Journal Information
Vol. 95. Issue 3.
Pages 332-335 (01 May 2020)
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Vol. 95. Issue 3.
Pages 332-335 (01 May 2020)
Case Report
Open Access
Tinea capitis: dermoscopy and calcium fluorescent microscopy as highly efficient and precise diagnostic tools
Visits
...
Hui Xiao, Sushmita Pradhan, Xin Ran, Yuping Ran
Corresponding author
ranyuping@vip.sina.com

Corresponding author.
Department of Dermatovenereology, West China Hospital, Sichuan University, Chengdu, Sichuan, 610041, China
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Abstract

Tinea capitis comprising of tinea favosa and kerion is mostly seen in school-aged children. Some tinea capitis often presented with insignificant findings under the naked eyes are easily overlooked. The authors describe an unusual case of tinea capitis caused by Trichophyton violaceum. The patient was an 8-year-old girl, with a history of pruritus on the scalp for more than one year. A diagnosis of tinea capitis was confirmed by clinical examination aided by dermoscopy, calcium fluorescent microscopy and culture. Comma and corkscrew hairs are two specific dermoscopic patterns of tinea capitis. The patient was treated with systemic itraconazole, topical application with 1% naftifine 0.25% ketoconazole cream followed after daily hair wash with 2% ketoconazole shampoo for 8 weeks.

Keywords:
Dermoscopy
Fluorescent dyes
Microscopy, fluorescent
Tinea capitis
Full Text
Introduction

Tinea capitis comprising of tinea favosa and kerion is mostly seen in school-aged children. The incidence of unusual findings of tinea capitis caused by anthropophilic dermatophytes, such as Trichophyton violaceum, has grown in recent years. These fungi tend to cause scarce inflammatory reactions, presented with insignificant findings under the naked eyes are easily overlooked. The diagnosis of less symptomatic and atypical cases of tinea capitis is based on the results of direct microscopic examination with conventional 10% KOH smear and mycological cultures of skin scrapings and hair debris. The absence of a rapid and reliable confirmatory test, coupled with a nonspecific presentation, can lead to delayed diagnosis or misdiagnosis. It has been reported that comma and corkscrew hairs are two specific dermoscopic patterns of tinea capitis.1,2 Calcium fluorescent microscopy can definitely confirm a diagnosis. Here, we report a case of tinea capitis timely diagnosed with dermoscopy and calcium fluorescent microscopy as highly efficient and precise diagnostic tools.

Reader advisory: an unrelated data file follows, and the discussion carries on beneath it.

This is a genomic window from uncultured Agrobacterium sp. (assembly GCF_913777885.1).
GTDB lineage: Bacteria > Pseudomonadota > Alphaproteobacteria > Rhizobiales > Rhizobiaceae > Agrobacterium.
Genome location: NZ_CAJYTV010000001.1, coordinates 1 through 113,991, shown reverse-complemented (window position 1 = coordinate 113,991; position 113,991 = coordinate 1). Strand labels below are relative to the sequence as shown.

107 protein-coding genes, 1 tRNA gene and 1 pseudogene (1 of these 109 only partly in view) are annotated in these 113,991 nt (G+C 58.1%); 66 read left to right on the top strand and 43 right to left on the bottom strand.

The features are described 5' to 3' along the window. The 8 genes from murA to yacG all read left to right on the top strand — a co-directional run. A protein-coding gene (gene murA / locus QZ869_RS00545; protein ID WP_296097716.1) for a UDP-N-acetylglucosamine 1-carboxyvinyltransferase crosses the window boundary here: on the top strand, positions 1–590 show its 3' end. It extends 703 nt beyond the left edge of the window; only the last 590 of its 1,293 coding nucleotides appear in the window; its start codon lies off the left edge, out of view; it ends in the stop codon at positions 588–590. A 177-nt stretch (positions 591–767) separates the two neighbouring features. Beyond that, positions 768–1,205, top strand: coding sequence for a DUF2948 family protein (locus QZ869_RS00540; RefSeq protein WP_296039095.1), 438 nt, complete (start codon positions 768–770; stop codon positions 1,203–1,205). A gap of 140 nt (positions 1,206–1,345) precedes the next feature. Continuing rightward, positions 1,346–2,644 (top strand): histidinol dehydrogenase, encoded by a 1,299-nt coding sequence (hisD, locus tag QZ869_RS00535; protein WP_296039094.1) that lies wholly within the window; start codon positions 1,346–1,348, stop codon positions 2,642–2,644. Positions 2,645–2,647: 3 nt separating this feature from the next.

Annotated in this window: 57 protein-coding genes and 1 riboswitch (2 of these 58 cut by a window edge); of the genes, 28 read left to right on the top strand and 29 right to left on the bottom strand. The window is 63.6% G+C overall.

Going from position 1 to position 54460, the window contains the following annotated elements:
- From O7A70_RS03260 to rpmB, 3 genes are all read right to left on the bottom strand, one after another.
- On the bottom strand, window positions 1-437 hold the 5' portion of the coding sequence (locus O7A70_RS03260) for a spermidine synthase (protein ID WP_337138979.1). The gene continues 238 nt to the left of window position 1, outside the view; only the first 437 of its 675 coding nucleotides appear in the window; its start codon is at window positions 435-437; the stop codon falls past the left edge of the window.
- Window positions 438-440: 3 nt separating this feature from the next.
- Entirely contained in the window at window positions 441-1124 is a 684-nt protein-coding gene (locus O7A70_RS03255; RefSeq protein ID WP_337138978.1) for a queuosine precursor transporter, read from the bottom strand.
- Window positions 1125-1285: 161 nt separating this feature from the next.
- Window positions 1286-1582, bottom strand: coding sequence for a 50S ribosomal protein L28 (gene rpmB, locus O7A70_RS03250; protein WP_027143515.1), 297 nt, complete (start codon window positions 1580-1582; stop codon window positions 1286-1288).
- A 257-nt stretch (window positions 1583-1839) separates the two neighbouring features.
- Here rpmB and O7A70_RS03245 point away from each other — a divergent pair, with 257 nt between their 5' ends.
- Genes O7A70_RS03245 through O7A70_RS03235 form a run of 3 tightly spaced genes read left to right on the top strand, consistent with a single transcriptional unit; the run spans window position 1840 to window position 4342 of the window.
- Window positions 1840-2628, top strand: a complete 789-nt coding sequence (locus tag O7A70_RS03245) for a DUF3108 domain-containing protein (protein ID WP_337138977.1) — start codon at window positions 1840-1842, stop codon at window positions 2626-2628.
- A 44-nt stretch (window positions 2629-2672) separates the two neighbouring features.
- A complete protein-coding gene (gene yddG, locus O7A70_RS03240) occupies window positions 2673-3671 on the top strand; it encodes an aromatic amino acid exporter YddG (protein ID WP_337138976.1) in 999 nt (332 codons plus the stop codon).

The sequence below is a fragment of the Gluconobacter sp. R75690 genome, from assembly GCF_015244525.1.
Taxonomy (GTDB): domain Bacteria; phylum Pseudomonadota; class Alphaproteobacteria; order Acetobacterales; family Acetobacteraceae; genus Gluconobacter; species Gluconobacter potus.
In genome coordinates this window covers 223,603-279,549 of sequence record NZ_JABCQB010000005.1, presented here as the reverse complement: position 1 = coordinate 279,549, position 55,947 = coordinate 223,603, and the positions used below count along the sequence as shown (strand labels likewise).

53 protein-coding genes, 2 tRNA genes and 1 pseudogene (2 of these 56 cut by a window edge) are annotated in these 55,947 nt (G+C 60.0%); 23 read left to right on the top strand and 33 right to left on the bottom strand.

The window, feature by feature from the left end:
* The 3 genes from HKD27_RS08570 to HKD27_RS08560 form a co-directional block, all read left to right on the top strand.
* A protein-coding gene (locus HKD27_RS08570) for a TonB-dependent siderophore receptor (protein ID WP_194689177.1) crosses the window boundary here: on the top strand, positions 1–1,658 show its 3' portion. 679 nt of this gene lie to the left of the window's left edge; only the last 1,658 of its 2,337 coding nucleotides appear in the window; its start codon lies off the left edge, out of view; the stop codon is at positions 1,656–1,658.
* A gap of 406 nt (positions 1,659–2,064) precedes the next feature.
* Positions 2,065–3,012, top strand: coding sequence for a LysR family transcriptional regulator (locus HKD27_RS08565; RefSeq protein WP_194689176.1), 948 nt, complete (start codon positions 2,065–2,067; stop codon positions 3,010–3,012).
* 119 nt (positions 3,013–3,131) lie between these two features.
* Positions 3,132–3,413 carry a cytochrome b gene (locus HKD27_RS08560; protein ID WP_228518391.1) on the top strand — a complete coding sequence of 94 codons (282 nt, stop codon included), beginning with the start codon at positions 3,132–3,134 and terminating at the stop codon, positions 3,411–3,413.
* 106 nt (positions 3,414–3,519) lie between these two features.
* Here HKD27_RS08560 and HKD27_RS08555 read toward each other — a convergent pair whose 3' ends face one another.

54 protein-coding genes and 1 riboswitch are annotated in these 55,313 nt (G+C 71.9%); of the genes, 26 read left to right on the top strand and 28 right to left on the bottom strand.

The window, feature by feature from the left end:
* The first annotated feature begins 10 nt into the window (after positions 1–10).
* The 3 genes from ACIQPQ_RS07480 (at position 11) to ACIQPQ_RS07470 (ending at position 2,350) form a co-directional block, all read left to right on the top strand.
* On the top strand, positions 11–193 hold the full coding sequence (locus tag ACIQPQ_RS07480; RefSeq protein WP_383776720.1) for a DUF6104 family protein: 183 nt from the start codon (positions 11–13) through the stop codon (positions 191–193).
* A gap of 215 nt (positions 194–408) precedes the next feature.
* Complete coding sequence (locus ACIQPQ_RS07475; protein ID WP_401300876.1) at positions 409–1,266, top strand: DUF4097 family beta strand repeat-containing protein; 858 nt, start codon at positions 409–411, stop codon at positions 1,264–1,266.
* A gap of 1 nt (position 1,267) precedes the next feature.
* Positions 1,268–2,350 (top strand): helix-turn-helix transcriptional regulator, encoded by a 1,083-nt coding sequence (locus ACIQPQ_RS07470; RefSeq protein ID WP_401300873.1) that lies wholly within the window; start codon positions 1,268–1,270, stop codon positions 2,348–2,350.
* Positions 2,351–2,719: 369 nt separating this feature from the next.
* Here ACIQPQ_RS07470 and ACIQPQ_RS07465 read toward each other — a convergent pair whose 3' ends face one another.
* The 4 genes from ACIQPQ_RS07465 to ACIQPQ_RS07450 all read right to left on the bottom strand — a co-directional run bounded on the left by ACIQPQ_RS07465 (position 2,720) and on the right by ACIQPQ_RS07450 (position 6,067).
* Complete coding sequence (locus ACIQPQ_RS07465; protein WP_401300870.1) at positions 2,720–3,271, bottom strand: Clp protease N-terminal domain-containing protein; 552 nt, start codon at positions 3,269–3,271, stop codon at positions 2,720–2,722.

Case report

An 8-year-old Chinese girl weighing 21kg presented to the dermatology clinic with a history of pruritus on the scalp for more than one year. Her past medical history was unremarkable. She had a history of taming a cat and a dog at home. Dermatological examination revealed a small bean-sized patch hair loss and scattered “black spots” on the top of the head (Fig. 1). Numerous short, highly convoluted, coiled, and twisted corkscrew hairs were observed under polarized dermoscopy (JD801D; JEDA, China) (Fig. 2). Calcium fluorescent (Fungal Fluorescence Detection Kit, Jiangsu Lifetime Biological Technology Co., Ltd.) microscopy of the scale in corkscrew hair revealed extremely high numbers of spores (Fig. 3). The lush purple colony developed after inoculating the scales in SDA medium at 28°C for 30 days (Fig. 4). Calcium fluorescent microscopic examination showed separate branches of mycelium with irregular protrusions, and thick-walled spores of varying sizes after the colony were cultured in PDA medium at 25°C for 14 days (Fig. 5). The girl was diagnosed with an unusual case of tinea capitis caused by T. violaceum confirmed by dermoscopy, calcium fluorescent microscopic examination and culture. She received systemic treatment with itraconazole (Xian-Janssen Pharmaceutical Ltd.), 100mg per day with full fatty milk, combined with topical application of 1% naftifine 0.25% ketoconazole cream (Chongqing Huapont Pharmaceutical Co., Ltd.) followed after daily hair wash with 2% ketoconazole shampoo (Triatop, Xian-Janssen Pharmaceutical Ltd.). The patient showed drastic improvement after 8 weeks of treatment with the disappearance of corkscrew hairs. Therefore, no recurrence was observed after one year of follow-up (Fig. 6).

Figure 1.

Clinical manifestation of tinea capitis. A small local bean sized hair loss patch and scattered “black spots” on the top of the head (white circles).

(0.1MB).
Figure 2.

Dermoscopy showed corkscrew hairs (white arrows, original magnification ×40).